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SSI2-153: Scientific Controversies: The BEAM Framework

BEAM Framework

 

BEAM is an acronym intended to help you think about the various ways you might use sources when writing a researched argument. Joseph Bizup, an English professor at Boston University, outlined the framework in a 2008 article. The idea has since been refined and adapted by many others.

BEAM in Action

Using the BEAM framework, a preliminary bibliography on Galileo and the controversy over heliocentrism might look like this:

Background:

Norton, Stephen D. "Galileo Galilei." In Science and Its Times, edited by Neil Schlager and Josh Lauer, 367-368. Vol. 3, 1450 to 1699. Detroit: Gale, 2001. Gale Virtual Reference Library (accessed February 4, 2017).

Exhibit:

Galilei, Galileo. Dialogue Concerning the Two Chief World Systems, Ptolemaic & Copernican. 2d ed. Translated by Stillman Drake. Berkeley: University of California Press, 1967.

Mayer, Thomas F., ed. The Trial of Galileo, 1612-1633. North York, Ont.: University of Toronto Press, 2012. Contains a selection of translated and annotated primary sources related to the trial.

Argument:

Gingerich, Owen. "Galileo, the Impact of the Telescope, and the Birth of Modern Astronomy." Proceedings of the American Philosophical Society 155, (2011): 134-141.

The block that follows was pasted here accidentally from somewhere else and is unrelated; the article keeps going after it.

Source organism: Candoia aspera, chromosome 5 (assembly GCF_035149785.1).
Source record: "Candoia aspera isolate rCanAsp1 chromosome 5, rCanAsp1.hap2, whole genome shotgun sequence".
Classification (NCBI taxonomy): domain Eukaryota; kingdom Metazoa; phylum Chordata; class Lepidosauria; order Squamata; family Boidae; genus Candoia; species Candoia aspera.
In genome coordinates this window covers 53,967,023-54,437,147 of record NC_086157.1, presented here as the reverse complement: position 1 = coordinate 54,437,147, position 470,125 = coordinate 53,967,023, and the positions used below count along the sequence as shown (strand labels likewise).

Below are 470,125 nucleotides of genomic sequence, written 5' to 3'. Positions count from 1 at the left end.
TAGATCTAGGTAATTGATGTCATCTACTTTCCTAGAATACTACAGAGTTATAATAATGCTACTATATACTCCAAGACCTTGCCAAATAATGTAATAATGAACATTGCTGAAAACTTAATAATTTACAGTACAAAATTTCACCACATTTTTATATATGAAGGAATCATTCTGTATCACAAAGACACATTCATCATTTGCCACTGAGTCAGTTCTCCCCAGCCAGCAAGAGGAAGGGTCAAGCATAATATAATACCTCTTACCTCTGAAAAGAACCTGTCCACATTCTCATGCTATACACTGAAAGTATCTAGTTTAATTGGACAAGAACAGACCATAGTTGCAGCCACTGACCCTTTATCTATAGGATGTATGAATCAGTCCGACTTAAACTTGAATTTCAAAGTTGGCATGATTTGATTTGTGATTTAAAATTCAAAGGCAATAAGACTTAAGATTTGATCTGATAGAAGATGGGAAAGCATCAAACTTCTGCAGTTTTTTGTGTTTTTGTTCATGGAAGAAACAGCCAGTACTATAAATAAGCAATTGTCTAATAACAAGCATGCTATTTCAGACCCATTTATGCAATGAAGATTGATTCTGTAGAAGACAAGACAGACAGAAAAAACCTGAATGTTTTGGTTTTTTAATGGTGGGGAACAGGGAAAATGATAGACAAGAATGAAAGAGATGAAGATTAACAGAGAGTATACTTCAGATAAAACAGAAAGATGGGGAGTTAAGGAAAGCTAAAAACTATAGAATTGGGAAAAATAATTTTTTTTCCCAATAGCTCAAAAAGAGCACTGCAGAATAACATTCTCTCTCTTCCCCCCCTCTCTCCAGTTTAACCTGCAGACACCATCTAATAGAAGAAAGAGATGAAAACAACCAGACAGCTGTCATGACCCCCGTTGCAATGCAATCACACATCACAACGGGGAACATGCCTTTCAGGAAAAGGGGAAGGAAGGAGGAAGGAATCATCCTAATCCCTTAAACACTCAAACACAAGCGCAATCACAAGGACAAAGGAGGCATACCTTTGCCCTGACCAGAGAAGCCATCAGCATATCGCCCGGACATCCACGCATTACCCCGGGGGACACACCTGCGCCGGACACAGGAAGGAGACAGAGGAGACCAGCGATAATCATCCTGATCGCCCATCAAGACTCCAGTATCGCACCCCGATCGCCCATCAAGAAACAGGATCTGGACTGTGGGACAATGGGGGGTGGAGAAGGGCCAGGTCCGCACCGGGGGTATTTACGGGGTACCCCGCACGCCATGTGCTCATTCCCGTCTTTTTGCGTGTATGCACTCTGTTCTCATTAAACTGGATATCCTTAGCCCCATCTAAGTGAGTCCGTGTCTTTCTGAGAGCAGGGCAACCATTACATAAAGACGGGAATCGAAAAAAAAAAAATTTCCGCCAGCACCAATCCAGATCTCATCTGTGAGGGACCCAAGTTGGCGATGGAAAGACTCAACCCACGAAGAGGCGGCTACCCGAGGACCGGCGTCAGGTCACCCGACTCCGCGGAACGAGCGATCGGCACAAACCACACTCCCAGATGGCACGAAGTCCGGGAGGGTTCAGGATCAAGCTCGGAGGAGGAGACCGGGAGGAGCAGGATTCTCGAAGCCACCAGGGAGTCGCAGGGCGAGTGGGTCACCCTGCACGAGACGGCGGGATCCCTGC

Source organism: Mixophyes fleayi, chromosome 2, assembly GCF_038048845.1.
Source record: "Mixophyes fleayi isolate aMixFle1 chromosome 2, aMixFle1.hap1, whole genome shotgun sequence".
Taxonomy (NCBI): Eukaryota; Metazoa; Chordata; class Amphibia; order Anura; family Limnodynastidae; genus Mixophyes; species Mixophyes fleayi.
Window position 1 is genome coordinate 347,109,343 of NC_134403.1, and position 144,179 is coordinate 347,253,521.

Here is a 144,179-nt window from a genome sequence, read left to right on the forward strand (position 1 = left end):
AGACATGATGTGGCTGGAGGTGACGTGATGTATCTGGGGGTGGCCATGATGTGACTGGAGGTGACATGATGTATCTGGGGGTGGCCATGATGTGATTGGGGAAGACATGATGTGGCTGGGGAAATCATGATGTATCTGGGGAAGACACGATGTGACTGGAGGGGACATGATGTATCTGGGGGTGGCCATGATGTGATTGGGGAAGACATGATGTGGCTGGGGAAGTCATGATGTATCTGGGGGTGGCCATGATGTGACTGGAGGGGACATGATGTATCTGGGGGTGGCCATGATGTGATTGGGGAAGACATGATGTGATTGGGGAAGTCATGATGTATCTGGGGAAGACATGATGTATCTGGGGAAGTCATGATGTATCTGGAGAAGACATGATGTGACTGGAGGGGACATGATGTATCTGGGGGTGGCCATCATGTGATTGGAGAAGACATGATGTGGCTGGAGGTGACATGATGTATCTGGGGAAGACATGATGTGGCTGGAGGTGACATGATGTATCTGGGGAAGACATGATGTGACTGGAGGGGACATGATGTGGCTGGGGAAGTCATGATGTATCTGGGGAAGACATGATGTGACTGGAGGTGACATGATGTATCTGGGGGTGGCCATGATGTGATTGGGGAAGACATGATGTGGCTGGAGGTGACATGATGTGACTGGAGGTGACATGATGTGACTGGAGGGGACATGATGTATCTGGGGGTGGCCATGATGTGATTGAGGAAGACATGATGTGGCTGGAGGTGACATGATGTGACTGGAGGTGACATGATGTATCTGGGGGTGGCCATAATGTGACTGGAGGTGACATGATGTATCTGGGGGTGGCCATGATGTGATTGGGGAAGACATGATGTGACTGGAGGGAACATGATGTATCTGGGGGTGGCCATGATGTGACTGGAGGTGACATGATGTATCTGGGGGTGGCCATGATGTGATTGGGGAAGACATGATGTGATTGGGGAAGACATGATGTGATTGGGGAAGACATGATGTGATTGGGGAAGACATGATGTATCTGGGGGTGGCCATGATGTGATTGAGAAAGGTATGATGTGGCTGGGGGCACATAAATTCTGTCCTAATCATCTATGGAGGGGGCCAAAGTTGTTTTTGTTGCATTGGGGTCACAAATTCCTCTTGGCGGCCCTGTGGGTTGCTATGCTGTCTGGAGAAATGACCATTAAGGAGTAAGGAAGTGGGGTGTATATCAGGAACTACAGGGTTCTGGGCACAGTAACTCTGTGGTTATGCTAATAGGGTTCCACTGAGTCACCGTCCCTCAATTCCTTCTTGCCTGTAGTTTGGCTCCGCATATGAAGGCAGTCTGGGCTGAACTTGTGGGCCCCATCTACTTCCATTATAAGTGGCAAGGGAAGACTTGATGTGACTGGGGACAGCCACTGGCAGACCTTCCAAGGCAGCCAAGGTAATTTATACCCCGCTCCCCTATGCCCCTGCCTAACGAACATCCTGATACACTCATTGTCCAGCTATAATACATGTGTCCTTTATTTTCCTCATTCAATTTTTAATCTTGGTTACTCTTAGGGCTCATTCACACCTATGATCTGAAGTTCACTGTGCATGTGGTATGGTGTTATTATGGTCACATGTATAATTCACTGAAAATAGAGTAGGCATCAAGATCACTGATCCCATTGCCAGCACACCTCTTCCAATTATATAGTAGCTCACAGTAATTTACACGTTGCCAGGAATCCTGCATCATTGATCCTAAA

Graney, Christopher M. "But Still, It Moves: Tides, Stellar Parallax, and Galileo's Commitment to the Copernican Theory." Physics In Perspective 10, (2008): 258-268. 

Langford, Jerome J. Galileo, Science, and the Church. 3rd ed. Ann Arbor: University of Michigan Press, 1992.

Mayer, Thomas F. "The Roman Inquisition's Precept to Galileo (1616)." British Journal for the History Oo Science 43, (2010): 327-351. 

Rothman, Aviva. "Forms of Persuasion: Kepler, Galileo, and the Dissemination of Copernicanism." Journal For The History Of Astronomy 40, (2009): 403-419. 

Shea, William R., and Artigas, Mariano. Galileo in Rome: The Rise and Fall of a Troublesome Genius. Oxford: Oxford University Press, 2003.

Methods:

McMullin, Ernan.  "Scientific Controversy and Its Termination."  In: Scientific Controversies: Case Studies in the Resolution and Closure of Disputes in Science and Technology. Edited by H. Tristram Engelhardt,  and Arthur L. Caplan. Cambridge ; New York: Cambridge University Press, 1987: 49-91.

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